[callout class="tip"]“Every line is the perfect length if you don’t measure it.”
— Marty Rubin, Author of Boiled Frog Syndrome[/callout]
In a previous post, we talked about how time tracking and invoicing data go hand-in-hand. We’ve established an equation that looks like that:
[tweetme]Time tracking = Accurate invoicing data = Happy customers[/tweetme]
Indeed, time tracking is useful in helping you plan your hours and days. We’ve seen the way software development teams are using the data from time tracking to ensure transparency in generating invoices. But did you know that your data is also an indication of the areas of improvements?
Believe it or not, your project managers hold the key to this knowledge.
Wait, but why?
Like any other team, the main reason to track time is to understand how much work is put into a certain project.
We’ve iterated in our previous post that behind every invoice is an extensive amount of data that leads to the sum stated on the invoice. When it comes to managing projects, no matter which team, this data will help you effectively keep your projects in check.
Here’s an example:
Time tracking data is vital when it comes to charging your customers for the amount of support provided such as helping users get up to speed with a solution or service to resolve technical issues with SAAS solutions as well as IT support and so on.
[callout class="user"]Support is typically charged in two ways — pay as you go (PAYG) or on a monthly basis.
- Pay-as-you-go support charges customers every time they request support and is generally charged by the hour. Metaphorically speaking, it is like going grocery shopping for a very specific dish.
- A monthly contract, on the other hand, charges a fixed amount to cover the customer’s support needs which may include a service level agreement. That would be your monthly shopping to cover your basic needs.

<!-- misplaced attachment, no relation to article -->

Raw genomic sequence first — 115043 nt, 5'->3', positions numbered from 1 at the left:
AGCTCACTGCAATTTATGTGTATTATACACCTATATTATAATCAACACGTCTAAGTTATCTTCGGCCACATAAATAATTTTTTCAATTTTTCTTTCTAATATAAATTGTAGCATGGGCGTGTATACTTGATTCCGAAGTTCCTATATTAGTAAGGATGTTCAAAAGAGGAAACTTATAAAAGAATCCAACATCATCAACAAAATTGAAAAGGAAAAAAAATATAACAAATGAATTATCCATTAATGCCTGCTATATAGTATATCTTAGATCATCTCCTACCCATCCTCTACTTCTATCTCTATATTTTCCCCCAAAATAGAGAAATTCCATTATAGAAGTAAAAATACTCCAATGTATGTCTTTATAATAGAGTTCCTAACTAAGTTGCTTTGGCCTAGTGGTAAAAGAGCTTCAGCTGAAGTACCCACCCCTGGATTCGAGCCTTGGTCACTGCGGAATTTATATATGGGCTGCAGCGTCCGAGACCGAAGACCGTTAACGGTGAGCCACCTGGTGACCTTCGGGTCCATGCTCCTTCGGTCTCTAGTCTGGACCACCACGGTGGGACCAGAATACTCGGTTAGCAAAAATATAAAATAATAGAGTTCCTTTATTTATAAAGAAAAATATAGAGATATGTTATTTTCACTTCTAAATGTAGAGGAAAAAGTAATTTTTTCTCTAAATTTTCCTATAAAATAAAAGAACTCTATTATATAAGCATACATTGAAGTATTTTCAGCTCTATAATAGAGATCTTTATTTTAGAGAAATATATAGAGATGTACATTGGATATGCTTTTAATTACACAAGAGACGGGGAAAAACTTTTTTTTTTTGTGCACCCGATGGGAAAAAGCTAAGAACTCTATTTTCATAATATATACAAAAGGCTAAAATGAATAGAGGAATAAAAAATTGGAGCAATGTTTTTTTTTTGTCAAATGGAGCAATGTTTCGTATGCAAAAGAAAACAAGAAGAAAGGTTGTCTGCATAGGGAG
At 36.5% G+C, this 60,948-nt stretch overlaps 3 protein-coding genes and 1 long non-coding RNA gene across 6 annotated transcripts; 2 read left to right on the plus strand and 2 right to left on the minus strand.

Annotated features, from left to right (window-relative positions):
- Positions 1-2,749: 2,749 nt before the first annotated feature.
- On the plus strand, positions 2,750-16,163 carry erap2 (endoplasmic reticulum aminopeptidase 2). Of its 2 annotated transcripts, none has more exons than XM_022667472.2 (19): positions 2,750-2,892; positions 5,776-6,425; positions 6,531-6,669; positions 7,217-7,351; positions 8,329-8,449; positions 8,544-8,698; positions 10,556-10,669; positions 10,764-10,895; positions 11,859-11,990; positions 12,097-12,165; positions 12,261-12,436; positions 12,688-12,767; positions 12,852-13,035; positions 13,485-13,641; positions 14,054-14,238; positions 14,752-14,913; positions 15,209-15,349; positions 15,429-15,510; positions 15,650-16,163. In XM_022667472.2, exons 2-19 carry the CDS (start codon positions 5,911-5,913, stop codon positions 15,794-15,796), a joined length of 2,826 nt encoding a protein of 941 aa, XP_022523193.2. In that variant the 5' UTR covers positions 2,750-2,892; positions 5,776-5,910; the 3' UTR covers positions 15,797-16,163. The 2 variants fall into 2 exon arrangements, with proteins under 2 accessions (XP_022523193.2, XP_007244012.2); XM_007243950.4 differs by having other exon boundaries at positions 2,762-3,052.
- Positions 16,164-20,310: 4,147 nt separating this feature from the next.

- Then, there is also the mix-and-match of charging for support using both PAYG and a monthly contract.[/callout]
Let’s assume you are operating a SAAS solution and part of the package includes offering your customer 300 hours/month of support free of charge which are covered by the contract. It usually also states the type and cost of services that are included. Anything else in addition will be charged additionally.
This kind of setup means that you need to keep track of how many hours have been spent and update your customer accordingly, especially if it is exceeding the agreed amount of hours, using a comprehensive data. This is to ensure they get a clear overview and understanding of time is spent.
As before, you can use the data to gain a more accurate idea of how much support is needed. This includes estimating the amount of hours of support that is provided to your customer during the negotiation.
What could go wrong?
Having accurate data is equivalent to having accurate facts to back an argument. It is better to have an abundance than to not have enough supporting information.